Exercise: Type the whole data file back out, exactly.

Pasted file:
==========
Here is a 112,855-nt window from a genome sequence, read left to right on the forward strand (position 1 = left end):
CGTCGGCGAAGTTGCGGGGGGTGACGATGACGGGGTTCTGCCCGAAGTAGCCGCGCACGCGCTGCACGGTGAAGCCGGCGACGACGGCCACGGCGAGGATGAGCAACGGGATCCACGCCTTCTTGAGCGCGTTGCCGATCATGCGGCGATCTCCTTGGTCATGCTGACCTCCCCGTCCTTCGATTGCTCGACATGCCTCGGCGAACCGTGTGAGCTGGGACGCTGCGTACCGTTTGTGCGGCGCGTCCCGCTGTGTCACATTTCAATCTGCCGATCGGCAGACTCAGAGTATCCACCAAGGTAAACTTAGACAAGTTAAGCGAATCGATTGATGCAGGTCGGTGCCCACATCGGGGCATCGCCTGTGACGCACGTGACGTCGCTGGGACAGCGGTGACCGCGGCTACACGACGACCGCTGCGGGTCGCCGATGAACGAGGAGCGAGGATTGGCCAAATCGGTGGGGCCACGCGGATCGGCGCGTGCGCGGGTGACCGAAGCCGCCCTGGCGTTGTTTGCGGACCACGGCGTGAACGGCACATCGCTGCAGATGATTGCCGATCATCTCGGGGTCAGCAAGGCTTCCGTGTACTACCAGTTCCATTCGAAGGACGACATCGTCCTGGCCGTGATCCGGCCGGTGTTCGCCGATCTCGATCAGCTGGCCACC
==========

Here is a 112,855-nt window from a genome sequence, read left to right on the forward strand (position 1 = left end):
CGTCGGCGAAGTTGCGGGGGGTGACGATGACGGGGTTCTGCCCGAAGTAGCCGCGCACGCGCTGCACGGTGAAGCCGGCGACGACGGCCACGGCGAGGATGAGCAACGGGATCCACGCCTTCTTGAGCGCGTTGCCGATCATGCGGCGATCTCCTTGGTCATGCTGACCTCCCCGTCCTTCGATTGCTCGACATGCCTCGGCGAACCGTGTGAGCTGGGACGCTGCGTACCGTTTGTGCGGCGCGTCCCGCTGTGTCACATTTCAATCTGCCGATCGGCAGACTCAGAGTATCCACCAAGGTAAACTTAGACAAGTTAAGCGAATCGATTGATGCAGGTCGGTGCCCACATCGGGGCATCGCCTGTGACGCACGTGACGTCGCTGGGACAGCGGTGACCGCGGCTACACGACGACCGCTGCGGGTCGCCGATGAACGAGGAGCGAGGATTGGCCAAATCGGTGGGGCCACGCGGATCGGCGCGTGCGCGGGTGACCGAAGCCGCCCTGGCGTTGTTTGCGGACCACGGCGTGAACGGCACATCGCTGCAGATGATTGCCGATCATCTCGGGGTCAGCAAGGCTTCCGTGTACTACCAGTTCCATTCGAAGGACGACATCGTCCTGGCCGTGATCCGGCCGGTGTTCGCCGATCTCGATCAGCTGGCCACC